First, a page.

Formerly Accused Priest Wants Diocese to Release Names
By Brian Wellner
July 6, 2012
A priest exonerated by the Vatican of child molestation charges said his diocese should release all names of priests accused of sexually abusing children, regardless of whether their charges were dropped.
The Rev. Drake Shafer spoke Thursday both as a former vicar general once accused of abusing a teenager in the 1970s and as a victim himself of a sex abuse crime he said happened more than 50 years ago when he was a minor.
His alleged abuser was a priest.
“I can certainly understand why victims want the names to be presented,” said Shafer, pastor of St. Ann’s Catholic Church in Long Grove. “And I can personally understand it, as a victim.”
A judge’s recent ruling allows the Diocese of Davenport, which is coming out of bankruptcy over the clergy sex abuse scandal, to withhold the names of 18 priests whose accusers received financial settlements.
The diocese’s attorney, Rand Wonio, said Thursday the diocese will not release the 18 names.
“I do not think it is in any respect fair to post the name of a priest who we’ve found to not be credibly accused just because he’s been accused,” Wonio said. “We still live in a country where accused people have some rights.”
Regarding Shafer’s comment Thursday, Wonio said, “He’s entitled to have his own opinion.”
Meanwhile, at least one lay person with ties to the diocese likely will be declared credibly accused following a diocese review board hearing today. The diocese is reviewing the case against Walter Phipps, a former volunteer football coach convicted of abusing children 40 years ago at Our Lady of Lourdes in Bettendorf, Wonio said.
“He was a known sexual abuser,” Wonio said of Phipps.
David Clohessy of the Survivors Network of those Abused by Priests criticized the diocese’s withholding of the names, especially as it chooses to release names of non-clergy.
“The ordained are afforded privileges lay people are not,” Clohessy said.
The diocese, its insurance company and the creditors committee agreed to a $37 million bankruptcy settlement to cover more than 150 sex abuse victims. The terms included the creation of a list of credible allegations of abuse on its website, which includes 31 former priests, their places of employment, dates and other details.
Attorney Craig Levien, who has represented local victims of clergy abuse, including Shafer’s accuser, said listing names of all priests accused of abuse, including those found not credible, can encourage other victims to come forward.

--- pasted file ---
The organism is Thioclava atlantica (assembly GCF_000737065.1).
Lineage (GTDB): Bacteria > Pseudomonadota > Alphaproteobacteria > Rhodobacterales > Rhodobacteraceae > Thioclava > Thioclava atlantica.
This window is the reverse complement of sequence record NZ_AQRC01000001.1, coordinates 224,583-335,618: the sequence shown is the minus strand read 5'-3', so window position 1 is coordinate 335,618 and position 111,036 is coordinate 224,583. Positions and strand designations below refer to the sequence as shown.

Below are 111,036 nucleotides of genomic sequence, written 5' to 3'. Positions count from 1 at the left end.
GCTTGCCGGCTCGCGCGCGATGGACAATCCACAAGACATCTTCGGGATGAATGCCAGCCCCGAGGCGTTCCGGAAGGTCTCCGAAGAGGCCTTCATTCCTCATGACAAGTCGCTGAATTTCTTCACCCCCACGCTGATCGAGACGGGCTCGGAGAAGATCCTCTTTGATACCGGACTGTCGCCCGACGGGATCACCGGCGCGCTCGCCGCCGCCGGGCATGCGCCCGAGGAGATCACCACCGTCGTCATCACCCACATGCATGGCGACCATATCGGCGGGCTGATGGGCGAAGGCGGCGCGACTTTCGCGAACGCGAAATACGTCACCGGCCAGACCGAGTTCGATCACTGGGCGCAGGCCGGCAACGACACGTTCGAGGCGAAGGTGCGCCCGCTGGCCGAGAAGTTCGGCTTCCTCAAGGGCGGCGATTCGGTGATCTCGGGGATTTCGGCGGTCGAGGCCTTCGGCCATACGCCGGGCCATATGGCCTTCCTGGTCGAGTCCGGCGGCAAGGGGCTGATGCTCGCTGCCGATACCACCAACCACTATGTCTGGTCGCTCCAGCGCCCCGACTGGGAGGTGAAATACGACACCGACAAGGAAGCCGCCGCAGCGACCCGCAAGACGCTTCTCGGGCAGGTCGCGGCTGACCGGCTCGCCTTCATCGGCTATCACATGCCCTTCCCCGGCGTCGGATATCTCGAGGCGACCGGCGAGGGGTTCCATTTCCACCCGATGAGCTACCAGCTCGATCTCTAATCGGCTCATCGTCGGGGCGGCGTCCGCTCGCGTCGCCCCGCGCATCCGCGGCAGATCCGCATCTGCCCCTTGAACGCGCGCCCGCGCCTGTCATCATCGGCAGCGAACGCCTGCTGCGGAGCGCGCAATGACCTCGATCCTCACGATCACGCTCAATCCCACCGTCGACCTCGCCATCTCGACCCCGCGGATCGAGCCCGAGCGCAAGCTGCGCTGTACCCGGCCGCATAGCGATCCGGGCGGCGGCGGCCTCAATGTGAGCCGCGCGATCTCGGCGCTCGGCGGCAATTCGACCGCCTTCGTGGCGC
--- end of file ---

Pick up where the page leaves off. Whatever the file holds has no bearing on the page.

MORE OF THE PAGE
“It’s quite possible that of these 18, if they were to name them, other abuse victims would come forward and prove the credibility,” Levien said. “Keeping it a secret prevents other individuals from coming forward.”
The Archdiocese of Dubuque posts on its website a list of priests accused of abuse, including pending cases as well as those that have been settled.
Shafer said he wonders if his own name is among the 18 the diocese refuses to disclose.
“I don’t know if they’re counting me as one of those 18 or not,” Shafer said. “I might be.”
Shafer was the vicar general, the second-highest-ranking priest in the diocese, when he went on leave in July 2003 after a man claiming he was abused by Shafer filed a lawsuit against him. Shafer came forward, naming himself as the defendant in the lawsuit, he said.
“I outed myself, so to speak,” he said. “I was in a position of authority. I felt I had to be transparent.”
Shafer said as vicar general he helped form the diocesan review board that hears abuse cases. Therefore, his own case couldn’t be heard by the local board, he said.
Instead, Shafer went before a secret Vatican court and was found innocent.
Shafer said witnesses were called to testify, but he couldn’t remember if the victim testified.
Levien said the victim was not allowed to testify.
Shafer said he knew the victim, and the two went on a trip together and stayed overnight at a hotel. He denied he abused the minor.
“When I came forward, I left my office to prove my innocence,” he said.
He has since been reassigned to St. Ann’s.
Speaking Thursday from the church’s weekend nursery, where children’s paintings color the walls, Shafer struggled through a trembling voice and some bouts of anger as he maintained his innocence while sharing his own abuse suffered at the hands of a priest.
“Do I wish I would have gone to my parents? Yes,” he said. “But that’s not what happens to children who are abused. They tend to hide it, take responsibility for it.”
Times were different 50 years ago, he added.
He regrets the way the Davenport diocese handled the clergy sex abuse case in the beginning.
“I wish the church as a whole, and the diocese in particular, dealt more straightforwardly in the beginning and thoroughly investigated all allegations,” he said. “I regret that so much harm was done to children.”
Wonio insists the diocese has been transparent and has met all requirements of the bankruptcy plan. He did agree with part of what Shafer said.
“It’s fair to say that when the allegations first started to hit the diocese in 2003, they came fast and furious,” Wonio said. “I was defending 20 lawsuits at one time. People in the diocese also were in shock.
“Everyone learned hard lessons on how to better handle these things.”
Part of the bankruptcy outcome includes a $5 million set-aside for future claims. Wonio said some already have settled from that.
Shafer said he has “great sympathy” for victims of abuse and he’s glad more awareness exists today.
“Tragically, that’s come from these situations involving churches and universities, but in a way, I’m glad for that,” Shafer said. “Hopefully, less young people will be harmed.”